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Rural New Zealand Landscape | © Pixabay
Rural New Zealand Landscape | © Pixabay
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Here's Why More Australians Than Ever Are Moving to New Zealand

Picture of Thalita Alves
Updated: 11 October 2017
For many generations, New Zealanders were the ones moving to Australia in droves. The latter was traditionally viewed as the Lucky Country where anyone could flourish. Now, the tide has turned. More Aussies are crossing over to the ‘Land of the Long White Cloud’, with migration numbers soaring to record highs.

According to Australian broadcaster Nine News, 25,000 people made the move from Australia to New Zealand in the last twelve months. The two-decade trend of more Kiwis heading to Aussie than vice versa was broken in 2016, when the country received a net flow of 769 people from its much larger neighbour.

But why New Zealand, exactly?

A growing economy and highly desirable living conditions are among the many reasons.

David and Kylie Craig, who migrated from Sydney to New Zealand’s third largest city, Hamilton, told Nine News that the semi-rural lifestyle the family has embraced since arriving three years ago was something they could never have attained back home.

“To do that in Australia or to do that in Sydney you’re looking at an hour, hour-and-a-half outside of Sydney before you could even get close to anything like this.”

Rural New Zealand Landscape
Rural New Zealand Landscape | © Pixabay

On the economic side, New Zealand has seen a slight reversal in unemployment rates – with its 5 percent rate narrowly beating Australia’s 5.5 percent. Historically, Australia was the country with the better employment prospects.

Proximity is another draw card for Australian migrants. The biggest downside of moving to places like North America and Europe is the fact that close family and friends are further away. As Kylie Craig explained to Nine News:

“If we needed to we can jump on the plane and be there in a few hours, whereas, other side of the world would have been a different story.”

Likewise, mobility is a strong factor. Under the Trans-Tasman Arrangement, an agreement between Australia and New Zealand that has been in place since 1973, citizens of each country are allowed to freely visit, live and work across each other’s shores. Australia citizens and permanent residents are granted a Resident Visa to New Zealand upon arrival, allowing them to remain indefinitely in the country and giving them full rights to study and work. New Zealand citizens migrating into Australia are given a Special Category Visa, which also allows them to live and work indefinitely but is more restrictive in its entitlements.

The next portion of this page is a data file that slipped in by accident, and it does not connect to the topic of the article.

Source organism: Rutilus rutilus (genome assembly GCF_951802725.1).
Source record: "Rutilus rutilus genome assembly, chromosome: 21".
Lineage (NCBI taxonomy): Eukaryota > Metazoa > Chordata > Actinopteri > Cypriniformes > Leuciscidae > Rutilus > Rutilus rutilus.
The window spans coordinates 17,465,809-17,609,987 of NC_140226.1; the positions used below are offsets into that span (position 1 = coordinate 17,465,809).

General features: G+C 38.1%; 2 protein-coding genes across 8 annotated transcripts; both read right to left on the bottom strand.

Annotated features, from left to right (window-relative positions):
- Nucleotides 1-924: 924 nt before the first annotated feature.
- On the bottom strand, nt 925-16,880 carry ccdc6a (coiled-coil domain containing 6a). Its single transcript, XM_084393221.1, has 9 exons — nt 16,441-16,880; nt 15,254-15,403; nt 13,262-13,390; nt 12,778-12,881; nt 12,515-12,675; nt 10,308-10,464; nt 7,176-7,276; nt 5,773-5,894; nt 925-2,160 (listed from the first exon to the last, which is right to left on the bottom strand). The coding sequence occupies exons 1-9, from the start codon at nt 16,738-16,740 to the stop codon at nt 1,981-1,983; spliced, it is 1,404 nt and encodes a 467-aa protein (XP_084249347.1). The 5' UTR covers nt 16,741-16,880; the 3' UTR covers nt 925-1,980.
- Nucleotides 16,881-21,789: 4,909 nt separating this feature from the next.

‘Escape to New Zealand’ Qantas Airlines Advert From 1997
‘Escape to New Zealand’ Qantas Airlines Advert From 1997 | © Nathan Hughes Hamilton/Flickr

It’s not just Australia, either

In recent years, New Zealand has been experiencing record high numbers of migration across the board. The latest figures from Statistics New Zealand placed the annual net migration for the year ended August 2017 at 72,100. Migrant arrivals peaked at 132,200 and while migrant departures were at 61,100 in the same time period.

Migration from the United Kingdom had the biggest increase on a net basis, up 47 percent to 6,700. South African net migration closely followed, with a 44 percent increase to 4,900. Chinese migration was the highest on a net basis, with 9,900 arrivals. India was the second largest at 7,300 net migrants, despite a reported drop in numbers of people entering with international student visas.

Rising immigration numbers have been at the forefront of New Zealand political debates, especially in the lead-up to the most recent elections. Infrastructural matters and property market inflation are some of the key issues encompassing these discussions. That being said, it is also recognised that strong net migration has contributed to an increase in New Zealand’s Gross Domestic Product – which has seen a 2.5 percent rise in the past year.

New Zealand also gets a high influx of international visitors. In the year ended August 2017, 3.7 million people landed in the country for tourism purposes, working holidays or simply to visit their families. The number of travellers coming on holiday has been steadily increasing by 11 percent each year – which accounts for a total of 1.9 million people.